Tech News on G4
Check out Battleblock Theater right meow
Apr 19, 2013
By Daniel Barron - G4 Canada
Whether it's Grumpy Cat, Simon's Cat, Maru, or surprised kitty, the world is loaded with famous felines, and many of them are ridiculously adorable in their own way. You haven't seen anything, though, until you check out the cats in Battleblock Theater, a new title exclusive to Xbox Live Arcade.
This is a platformer that, on the surface at least, is as cute and colourful as 2011's Rayman Origins. In actuality, the story is far more twisted than what you might first assume. The nameless protagonist is shipwrecked on an island with his friend, and ends up in a theater where he's forced to perform - often to the death - for hundreds of cats that are sitting in the audience.
Just think of it as The Running Man with cats, complete with hilarious one-liners from a narrator who never seems to want to shut up.
Battleblock Theater is the latest title from developer The Behemoth, who you might know from past titles such as Castle Crashers and Alien Hominid, both solid side-scrolling action games in their own right.
Sure, Battleblock Theater has some ridiculously over-the-top violence, a hum-along soundtrack, and truly sick humour, but a platformer isn't worth a second of a gamer's time if it doesn't have solid gameplay mechanics. Rest assured, this title nails the basics to a "T," then adds some really cool multiplayer functionality.
While you can attempt to complete every last level on your own and technically not miss out on anything, Battleblock Theatre truly shines when you add a second player to the mix. There's nothing revolutionary that happens when you go it with someone else; it's just a lot more fun messing around in the levels with another player.
Like so many countless other platformers, the idea isn't simply to get from point A to point B in each level. Each stage holds several green gems, and while collecting at least three of them will open up the exit, completionists will want to find every last one of them in order to get the highest grade possible.
Beyond the hidden gems and balls of yarn that you can use to "bribe" the cat guards in between levels to open up new stuff, there are cleverly hidden bonus rooms, as well as "boss" stages where you not only have to get from Point A to Point B by gathering gems, but you have to do it while being timed. These stages are also much tougher - but still a heck of a lot of fun.
Battleblock Theater is also sure to suck in completionists thanks to the addition of a head- and weapon-collecting feature. By spending gems, players can free prisoners in the theater. Once freed, the player can then use the heads of those prisoners. You'll see everything from bears and pigs, to mustachioed artistes, to ... well, it's best to see some of the hilarious creations for yourself.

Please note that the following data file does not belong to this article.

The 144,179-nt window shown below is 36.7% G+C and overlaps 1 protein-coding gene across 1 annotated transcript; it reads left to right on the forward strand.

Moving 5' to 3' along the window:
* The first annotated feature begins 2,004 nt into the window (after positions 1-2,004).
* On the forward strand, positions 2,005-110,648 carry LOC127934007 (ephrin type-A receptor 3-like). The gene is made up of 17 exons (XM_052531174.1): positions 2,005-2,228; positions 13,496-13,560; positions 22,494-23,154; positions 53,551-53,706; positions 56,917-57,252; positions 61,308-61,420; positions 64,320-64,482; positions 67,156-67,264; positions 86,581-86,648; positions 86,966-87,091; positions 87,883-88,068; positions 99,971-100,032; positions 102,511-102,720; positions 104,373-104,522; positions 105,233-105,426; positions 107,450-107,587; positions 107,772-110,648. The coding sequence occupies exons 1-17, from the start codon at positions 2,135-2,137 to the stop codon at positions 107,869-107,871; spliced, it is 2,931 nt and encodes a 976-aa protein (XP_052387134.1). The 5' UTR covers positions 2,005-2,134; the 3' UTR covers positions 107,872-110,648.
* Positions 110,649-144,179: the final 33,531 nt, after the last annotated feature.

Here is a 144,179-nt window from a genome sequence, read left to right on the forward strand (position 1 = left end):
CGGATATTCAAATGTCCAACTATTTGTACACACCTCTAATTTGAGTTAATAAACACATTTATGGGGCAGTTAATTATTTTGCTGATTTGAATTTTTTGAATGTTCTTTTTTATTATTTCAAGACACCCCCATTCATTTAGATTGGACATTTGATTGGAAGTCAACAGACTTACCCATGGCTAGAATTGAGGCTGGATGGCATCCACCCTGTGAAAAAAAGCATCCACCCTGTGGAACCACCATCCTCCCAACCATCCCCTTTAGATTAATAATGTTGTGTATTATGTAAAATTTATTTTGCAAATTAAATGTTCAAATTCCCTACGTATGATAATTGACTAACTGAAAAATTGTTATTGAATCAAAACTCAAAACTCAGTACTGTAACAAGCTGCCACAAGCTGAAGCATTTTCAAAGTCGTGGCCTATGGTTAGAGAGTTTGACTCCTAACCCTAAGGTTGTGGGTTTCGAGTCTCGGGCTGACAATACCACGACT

There's another reason to join other players, and that is that you can actually trade loot with them. By entering a trading post of sorts, you can either offer something up, or ask for something from the player, who then requests something in return, whether it's gems, balls of yarn, or a head or weapon you already possess.
There is a lot of stuff to collect, so while the levels themselves can each be done in a matter of minutes, there's plenty of additional things added in to keep players coming back.
Beyond the single player portion of Battleblock Theater, there are some truly chaotic multiplayer modes, pitting two teams of two against each other. There's plenty of variety here, but every mode is a little too anarchic for its own good.
One of the big problems is that team killing is always active, and it makes for a seemingly never-ending stream of deaths. In King of the Hill, for instance, players are tasked with standing atop a very tiny platform to earn points. Holding off a quickly-spawning pair of enemies is one thing, but get in the way of a teammate's grenade or acidic bubble, and you may as well pray to the OMG Cat, because you're about to be blown up or melted.
Modes such as Color the World and Muckle (deathmatch) show plenty of promise, but it's nearly impossible to strategize. I understand strategy isn't a big focus of Battleblock Theater's multiplayer, but it feels downright stupid a lot of the time.
As an aside, it's a shame Behemoth didn't disable voice chat completely in multiplayer, like what was done in last year's Playstation Network-exclusive "Journey." I had the most fun when me and another co-op player had to physically show each other how to get to a certain ledge or cross a particularly tricky gap. Of course, you're always free to help or hinder the player, but remember that the old adage "what goes around, comes around" holds just as true in Battleblock Theater as anywhere else.
Throw in a level editor that only adds to the replayability of this game, and you have a downloadable title that is well worth the price of admission.
The multiplayer is different and definitely an acquired taste, but even if it's not your bowl of Meow Mix, the single player and co-op stuff in Battleblock Theatre is bound to hold the attention of platforming aficionados for many months to come.
Now stop reading this review already - it's been at least five minutes since you last watched a cat video. What are you waiting for?!
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